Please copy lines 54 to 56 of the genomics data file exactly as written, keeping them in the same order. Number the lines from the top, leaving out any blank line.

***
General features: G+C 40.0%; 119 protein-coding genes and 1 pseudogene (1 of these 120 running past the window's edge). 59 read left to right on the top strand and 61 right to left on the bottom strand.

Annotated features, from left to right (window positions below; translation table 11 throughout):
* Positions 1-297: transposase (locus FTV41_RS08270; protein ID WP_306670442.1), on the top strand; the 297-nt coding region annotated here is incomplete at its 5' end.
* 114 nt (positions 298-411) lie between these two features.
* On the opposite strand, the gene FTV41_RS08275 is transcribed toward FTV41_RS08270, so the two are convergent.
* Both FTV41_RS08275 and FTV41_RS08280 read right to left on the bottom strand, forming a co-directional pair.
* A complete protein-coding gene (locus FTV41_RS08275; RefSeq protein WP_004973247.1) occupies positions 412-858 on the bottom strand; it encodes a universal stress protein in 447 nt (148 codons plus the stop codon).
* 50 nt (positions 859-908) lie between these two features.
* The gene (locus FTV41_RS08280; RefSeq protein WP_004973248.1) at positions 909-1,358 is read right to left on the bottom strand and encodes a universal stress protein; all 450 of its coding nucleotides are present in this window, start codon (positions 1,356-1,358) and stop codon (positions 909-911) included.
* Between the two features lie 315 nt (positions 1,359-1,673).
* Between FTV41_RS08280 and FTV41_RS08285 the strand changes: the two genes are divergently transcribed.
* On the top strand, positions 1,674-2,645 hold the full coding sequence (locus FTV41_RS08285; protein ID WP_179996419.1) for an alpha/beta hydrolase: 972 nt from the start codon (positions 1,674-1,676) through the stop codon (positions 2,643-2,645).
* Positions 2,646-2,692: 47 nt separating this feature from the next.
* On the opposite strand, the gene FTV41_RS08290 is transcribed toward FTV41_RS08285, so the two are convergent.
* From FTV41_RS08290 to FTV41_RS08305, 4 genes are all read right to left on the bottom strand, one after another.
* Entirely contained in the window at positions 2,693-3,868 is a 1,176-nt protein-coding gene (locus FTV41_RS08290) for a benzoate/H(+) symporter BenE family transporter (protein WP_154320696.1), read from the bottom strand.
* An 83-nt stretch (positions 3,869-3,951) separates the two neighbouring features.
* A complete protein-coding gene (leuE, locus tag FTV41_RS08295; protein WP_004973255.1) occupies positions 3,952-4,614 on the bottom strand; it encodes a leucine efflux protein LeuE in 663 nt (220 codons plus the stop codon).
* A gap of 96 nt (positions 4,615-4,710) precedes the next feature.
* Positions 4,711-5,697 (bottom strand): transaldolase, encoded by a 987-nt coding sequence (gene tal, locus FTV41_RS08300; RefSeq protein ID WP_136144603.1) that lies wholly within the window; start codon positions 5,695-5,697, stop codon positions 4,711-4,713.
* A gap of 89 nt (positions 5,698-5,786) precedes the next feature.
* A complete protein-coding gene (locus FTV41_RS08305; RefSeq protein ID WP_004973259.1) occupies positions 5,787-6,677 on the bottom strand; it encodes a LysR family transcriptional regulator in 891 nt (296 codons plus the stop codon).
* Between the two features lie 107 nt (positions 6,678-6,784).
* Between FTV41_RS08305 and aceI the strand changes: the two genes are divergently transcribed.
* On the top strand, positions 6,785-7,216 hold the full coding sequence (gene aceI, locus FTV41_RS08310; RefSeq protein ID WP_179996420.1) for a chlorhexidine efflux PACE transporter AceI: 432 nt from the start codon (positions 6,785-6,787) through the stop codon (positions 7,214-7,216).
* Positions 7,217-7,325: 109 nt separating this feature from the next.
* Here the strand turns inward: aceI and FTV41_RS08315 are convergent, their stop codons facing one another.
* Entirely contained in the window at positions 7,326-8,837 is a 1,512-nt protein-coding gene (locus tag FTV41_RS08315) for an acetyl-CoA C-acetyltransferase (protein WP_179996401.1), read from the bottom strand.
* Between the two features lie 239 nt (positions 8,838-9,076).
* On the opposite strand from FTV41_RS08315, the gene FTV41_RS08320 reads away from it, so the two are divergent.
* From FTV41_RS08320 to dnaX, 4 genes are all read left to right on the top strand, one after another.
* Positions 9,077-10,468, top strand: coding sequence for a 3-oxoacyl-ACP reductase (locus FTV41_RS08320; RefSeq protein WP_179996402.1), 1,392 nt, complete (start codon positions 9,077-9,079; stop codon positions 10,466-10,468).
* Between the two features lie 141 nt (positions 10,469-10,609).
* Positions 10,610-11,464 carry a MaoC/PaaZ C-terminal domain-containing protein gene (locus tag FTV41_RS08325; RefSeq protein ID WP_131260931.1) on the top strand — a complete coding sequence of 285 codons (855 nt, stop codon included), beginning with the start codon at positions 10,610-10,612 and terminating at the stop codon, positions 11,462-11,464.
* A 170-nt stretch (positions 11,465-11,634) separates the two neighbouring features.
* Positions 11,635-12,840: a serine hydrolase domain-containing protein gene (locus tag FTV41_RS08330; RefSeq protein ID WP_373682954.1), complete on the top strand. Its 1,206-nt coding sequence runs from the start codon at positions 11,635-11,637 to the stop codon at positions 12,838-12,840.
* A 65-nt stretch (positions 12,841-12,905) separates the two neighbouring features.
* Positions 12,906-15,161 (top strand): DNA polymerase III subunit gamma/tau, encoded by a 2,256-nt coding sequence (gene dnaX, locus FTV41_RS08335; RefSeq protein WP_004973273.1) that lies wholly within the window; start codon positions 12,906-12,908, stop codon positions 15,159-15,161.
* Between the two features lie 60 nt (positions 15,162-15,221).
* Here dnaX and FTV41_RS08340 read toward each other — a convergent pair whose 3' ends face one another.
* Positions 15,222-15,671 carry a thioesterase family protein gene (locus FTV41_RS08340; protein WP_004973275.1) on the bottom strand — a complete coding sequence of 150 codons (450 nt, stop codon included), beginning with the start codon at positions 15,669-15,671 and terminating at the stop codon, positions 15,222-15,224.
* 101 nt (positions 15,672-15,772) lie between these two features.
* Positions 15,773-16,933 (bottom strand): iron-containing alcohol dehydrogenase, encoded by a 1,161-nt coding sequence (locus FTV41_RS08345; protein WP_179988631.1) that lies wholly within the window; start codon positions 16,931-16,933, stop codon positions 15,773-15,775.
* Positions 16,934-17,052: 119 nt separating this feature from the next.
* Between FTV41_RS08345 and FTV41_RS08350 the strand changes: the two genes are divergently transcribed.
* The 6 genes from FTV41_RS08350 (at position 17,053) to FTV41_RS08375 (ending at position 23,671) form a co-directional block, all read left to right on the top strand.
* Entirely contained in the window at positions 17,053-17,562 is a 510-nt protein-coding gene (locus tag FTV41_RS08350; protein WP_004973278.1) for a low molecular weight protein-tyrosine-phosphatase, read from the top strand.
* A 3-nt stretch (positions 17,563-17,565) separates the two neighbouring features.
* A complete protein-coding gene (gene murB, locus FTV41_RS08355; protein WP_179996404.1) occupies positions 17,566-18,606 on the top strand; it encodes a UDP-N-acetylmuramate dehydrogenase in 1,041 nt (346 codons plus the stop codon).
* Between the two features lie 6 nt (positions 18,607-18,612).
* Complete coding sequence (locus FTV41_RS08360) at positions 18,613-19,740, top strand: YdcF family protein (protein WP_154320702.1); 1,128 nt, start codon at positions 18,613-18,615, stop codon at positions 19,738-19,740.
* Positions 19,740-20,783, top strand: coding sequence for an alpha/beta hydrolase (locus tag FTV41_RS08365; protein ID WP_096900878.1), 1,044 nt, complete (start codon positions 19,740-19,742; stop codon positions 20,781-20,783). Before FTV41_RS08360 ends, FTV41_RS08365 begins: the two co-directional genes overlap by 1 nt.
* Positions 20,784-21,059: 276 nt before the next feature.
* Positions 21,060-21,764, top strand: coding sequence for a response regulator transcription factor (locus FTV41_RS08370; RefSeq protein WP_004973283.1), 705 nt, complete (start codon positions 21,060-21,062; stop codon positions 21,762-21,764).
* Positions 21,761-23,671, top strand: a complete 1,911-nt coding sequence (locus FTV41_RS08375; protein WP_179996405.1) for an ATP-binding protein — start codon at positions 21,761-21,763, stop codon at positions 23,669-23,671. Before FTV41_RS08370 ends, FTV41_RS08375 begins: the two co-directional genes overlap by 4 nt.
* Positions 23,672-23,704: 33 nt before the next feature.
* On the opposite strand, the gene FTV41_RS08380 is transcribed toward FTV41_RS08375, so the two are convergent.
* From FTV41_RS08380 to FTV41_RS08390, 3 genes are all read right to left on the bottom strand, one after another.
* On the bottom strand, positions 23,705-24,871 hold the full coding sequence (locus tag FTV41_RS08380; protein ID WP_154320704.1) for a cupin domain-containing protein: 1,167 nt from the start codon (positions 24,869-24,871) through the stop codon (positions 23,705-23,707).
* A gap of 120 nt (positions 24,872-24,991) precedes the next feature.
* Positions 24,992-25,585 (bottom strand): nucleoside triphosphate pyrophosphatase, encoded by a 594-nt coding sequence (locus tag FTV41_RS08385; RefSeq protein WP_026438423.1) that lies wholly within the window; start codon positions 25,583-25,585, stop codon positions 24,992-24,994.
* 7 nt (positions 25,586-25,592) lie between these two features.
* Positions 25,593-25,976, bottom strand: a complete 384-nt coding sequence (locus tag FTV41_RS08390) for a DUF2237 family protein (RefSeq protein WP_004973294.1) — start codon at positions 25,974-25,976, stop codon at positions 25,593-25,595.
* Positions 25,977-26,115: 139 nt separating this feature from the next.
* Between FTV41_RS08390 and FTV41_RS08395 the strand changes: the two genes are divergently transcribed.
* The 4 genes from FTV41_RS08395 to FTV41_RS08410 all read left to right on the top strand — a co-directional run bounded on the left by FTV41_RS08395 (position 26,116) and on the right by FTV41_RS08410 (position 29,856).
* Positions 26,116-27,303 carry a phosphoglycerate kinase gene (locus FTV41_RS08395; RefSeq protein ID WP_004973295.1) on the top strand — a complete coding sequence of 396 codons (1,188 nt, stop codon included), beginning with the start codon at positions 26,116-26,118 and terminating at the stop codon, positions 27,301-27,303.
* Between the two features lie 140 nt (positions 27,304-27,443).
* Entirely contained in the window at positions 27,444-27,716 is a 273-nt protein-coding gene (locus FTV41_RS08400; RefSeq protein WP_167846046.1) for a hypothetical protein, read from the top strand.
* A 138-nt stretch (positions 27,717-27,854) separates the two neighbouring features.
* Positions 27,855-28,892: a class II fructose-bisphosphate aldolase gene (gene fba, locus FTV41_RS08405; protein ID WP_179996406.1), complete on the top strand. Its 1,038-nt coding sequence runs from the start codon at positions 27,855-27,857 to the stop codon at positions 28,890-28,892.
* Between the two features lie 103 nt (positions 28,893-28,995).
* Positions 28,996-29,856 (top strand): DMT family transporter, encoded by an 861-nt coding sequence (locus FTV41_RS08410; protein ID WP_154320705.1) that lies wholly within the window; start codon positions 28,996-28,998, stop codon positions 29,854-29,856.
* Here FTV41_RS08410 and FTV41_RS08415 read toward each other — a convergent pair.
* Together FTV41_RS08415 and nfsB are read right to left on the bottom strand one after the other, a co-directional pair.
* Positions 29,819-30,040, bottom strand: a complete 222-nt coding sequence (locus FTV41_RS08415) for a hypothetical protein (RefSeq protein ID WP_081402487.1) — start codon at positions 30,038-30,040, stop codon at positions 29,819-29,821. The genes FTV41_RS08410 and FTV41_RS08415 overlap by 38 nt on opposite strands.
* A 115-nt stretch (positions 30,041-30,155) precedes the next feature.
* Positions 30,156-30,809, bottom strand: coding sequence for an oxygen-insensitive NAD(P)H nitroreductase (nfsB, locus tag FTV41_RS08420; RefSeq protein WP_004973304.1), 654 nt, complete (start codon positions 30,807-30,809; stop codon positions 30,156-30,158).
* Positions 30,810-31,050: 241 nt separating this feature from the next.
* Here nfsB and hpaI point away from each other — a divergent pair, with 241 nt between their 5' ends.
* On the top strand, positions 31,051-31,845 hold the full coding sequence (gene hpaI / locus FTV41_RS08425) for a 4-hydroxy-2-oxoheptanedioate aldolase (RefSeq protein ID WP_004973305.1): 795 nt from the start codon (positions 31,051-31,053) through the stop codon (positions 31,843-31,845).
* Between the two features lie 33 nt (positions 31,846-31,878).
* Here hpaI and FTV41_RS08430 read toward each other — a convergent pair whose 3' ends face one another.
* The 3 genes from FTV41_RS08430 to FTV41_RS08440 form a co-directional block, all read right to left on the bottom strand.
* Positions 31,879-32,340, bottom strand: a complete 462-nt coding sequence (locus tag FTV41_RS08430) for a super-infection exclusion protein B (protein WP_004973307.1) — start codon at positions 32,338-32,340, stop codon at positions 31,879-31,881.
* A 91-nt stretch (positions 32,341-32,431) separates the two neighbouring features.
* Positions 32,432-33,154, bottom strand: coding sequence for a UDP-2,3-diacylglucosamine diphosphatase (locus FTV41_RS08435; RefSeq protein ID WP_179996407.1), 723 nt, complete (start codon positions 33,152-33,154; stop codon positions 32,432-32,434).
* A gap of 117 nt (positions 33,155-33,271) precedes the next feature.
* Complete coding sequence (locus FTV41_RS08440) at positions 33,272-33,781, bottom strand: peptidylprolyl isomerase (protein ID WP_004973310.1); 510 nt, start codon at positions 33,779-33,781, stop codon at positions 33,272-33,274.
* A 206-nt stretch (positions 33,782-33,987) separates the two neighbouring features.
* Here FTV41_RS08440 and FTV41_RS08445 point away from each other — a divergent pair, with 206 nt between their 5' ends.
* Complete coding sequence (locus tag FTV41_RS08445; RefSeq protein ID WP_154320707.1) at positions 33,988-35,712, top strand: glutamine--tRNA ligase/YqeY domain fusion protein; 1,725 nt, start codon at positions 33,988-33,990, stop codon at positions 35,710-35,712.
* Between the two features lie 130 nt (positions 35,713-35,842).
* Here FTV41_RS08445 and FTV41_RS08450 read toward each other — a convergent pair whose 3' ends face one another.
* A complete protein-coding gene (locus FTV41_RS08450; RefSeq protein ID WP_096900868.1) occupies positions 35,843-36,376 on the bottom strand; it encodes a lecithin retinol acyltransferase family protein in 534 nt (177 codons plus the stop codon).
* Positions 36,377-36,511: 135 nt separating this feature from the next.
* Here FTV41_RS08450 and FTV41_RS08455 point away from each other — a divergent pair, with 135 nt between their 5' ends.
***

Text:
* Positions 21,060-21,764, top strand: coding sequence for a response regulator transcription factor (locus FTV41_RS08370; RefSeq protein WP_004973283.1), 705 nt, complete (start codon positions 21,060-21,062; stop codon positions 21,762-21,764).
* Positions 21,761-23,671, top strand: a complete 1,911-nt coding sequence (locus FTV41_RS08375; protein WP_179996405.1) for an ATP-binding protein — start codon at positions 21,761-21,763, stop codon at positions 23,669-23,671. Before FTV41_RS08370 ends, FTV41_RS08375 begins: the two co-directional genes overlap by 4 nt.
* Positions 23,672-23,704: 33 nt before the next feature.